Brazil to woo big oil by offering 30% of Libra’s profits

Brazil is preparing to woo producers by offering at most a 30% take for developing its largest oil field. Analysts say it’s enough to spur interest.

The oil regulator is preparing a road show to the U.S., Europe and Asia in late June and early July to market Libra, the largest oil discovery in Brazil that is up for auction in October, Magda Chambriard, the head of the National Petroleum Agency, said yesterday. The quality of the oil and the size of the reserves have lured the interest of all major companies from Chevron Corp. to China Petrochemical Corp., or Sinopec, she said.

Brazil is competing for investments at a time producers are using new technologies to extract crude from shale beds across the U.S. and explorers are expanding activity off the coast of Africa. The country is counting on the so-called pre-salt region where Libra and its biggest finds are located to double crude output by 2020.

“In my mind it is impossible to consider less than 70% as a government take,” Chambriard said in an interview yesterday. “When the field is larger, when it has more volume, the government percentage is more.”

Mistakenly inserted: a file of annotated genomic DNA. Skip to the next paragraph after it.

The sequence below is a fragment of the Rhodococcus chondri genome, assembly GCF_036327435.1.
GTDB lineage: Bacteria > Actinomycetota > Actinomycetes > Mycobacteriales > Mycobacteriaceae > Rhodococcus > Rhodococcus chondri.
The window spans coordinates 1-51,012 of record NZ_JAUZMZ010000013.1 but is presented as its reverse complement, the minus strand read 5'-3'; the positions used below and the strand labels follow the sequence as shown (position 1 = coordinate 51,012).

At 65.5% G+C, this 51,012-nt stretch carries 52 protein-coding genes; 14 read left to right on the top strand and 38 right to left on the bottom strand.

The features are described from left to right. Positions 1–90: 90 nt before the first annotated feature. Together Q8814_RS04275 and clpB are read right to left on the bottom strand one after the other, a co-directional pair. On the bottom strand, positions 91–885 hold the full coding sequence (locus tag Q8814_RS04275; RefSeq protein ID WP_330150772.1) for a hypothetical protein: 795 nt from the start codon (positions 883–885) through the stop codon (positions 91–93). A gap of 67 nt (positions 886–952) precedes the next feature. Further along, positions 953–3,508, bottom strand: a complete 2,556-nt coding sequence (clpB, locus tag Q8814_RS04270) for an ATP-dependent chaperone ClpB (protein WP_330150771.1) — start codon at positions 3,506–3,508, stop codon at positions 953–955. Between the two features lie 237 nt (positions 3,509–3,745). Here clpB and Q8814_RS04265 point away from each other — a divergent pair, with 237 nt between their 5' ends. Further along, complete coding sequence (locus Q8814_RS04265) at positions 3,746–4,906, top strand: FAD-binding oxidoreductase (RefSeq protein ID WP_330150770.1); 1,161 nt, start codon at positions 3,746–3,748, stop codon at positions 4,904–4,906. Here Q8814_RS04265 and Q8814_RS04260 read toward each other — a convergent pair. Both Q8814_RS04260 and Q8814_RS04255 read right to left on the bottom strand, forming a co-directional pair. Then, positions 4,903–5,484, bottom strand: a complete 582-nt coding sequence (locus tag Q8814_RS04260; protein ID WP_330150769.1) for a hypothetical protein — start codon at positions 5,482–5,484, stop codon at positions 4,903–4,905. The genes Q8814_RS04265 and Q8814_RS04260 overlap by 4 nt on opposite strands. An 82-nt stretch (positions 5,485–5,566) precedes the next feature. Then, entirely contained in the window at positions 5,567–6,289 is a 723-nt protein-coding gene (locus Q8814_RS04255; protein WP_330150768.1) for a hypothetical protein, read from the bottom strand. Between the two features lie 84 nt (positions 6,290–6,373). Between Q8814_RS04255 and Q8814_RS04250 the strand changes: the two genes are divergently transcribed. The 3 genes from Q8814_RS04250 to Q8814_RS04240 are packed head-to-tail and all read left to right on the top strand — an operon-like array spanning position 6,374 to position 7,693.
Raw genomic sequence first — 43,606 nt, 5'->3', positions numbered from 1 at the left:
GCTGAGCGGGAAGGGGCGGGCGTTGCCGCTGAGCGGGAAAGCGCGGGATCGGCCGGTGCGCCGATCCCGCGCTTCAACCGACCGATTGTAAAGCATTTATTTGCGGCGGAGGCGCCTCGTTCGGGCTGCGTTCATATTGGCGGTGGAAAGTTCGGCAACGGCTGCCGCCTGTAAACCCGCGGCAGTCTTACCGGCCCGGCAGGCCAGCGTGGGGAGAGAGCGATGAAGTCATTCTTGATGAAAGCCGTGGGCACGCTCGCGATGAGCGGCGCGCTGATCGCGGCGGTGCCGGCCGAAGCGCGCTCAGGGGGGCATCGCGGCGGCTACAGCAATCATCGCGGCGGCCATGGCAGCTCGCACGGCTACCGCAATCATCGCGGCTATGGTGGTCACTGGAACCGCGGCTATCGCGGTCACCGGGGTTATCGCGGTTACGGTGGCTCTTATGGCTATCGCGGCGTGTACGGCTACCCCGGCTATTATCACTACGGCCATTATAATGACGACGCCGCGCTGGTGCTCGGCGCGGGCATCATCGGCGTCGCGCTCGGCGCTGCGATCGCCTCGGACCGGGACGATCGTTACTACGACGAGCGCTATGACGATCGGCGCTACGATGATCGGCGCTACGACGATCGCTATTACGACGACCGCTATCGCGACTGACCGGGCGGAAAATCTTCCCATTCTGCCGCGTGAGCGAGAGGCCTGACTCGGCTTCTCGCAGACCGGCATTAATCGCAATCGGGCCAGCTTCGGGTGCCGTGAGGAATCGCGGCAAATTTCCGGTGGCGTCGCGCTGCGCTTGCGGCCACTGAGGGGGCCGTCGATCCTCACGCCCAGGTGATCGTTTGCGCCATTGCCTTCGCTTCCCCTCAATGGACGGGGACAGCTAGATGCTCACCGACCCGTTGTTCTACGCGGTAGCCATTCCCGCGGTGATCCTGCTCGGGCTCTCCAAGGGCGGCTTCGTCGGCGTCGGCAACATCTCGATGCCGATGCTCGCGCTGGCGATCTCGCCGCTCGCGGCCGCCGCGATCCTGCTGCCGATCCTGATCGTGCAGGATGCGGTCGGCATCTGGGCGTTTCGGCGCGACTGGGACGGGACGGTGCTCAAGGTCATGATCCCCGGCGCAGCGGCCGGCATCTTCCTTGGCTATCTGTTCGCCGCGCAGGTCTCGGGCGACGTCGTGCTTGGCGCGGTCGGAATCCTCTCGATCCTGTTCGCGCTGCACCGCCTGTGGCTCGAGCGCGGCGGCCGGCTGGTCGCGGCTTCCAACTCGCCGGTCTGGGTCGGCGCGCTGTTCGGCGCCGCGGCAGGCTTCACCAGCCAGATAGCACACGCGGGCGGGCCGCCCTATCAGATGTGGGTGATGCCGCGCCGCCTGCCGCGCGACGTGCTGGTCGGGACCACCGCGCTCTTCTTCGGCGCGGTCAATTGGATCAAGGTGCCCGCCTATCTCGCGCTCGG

The government take includes taxes, a signing bonus and so-called profit oil that companies must pledge to win a stake in the field, she said.

‘Very Unique’

Companies could wind up handing the government about 80% of returns from the project because drilling has confirmed the high quality oil at Libra, compared with most oil auctions that offer unexplored tracts, said Bob Fryklund, vice president of energy consulting firm IHS CERA.

“It’s a different kettle of fish,” Fryklund said by phone from New York. “My gut is you’re looking for something in the 80% range. This is very unique, there hasn’t been anything like it.”

State-controlled Petroleo Brasileiro SA and Chevron declined to comment. Sinopec didn’t respond to requests for comment.

The prospect can “easily” reach a million barrels a day, double the output of OPEC member Ecuador, when 12 to 18 production platforms are eventually anchored across the field, Chambriard said. The field will start producing as soon as five years after it’s sold, she said.

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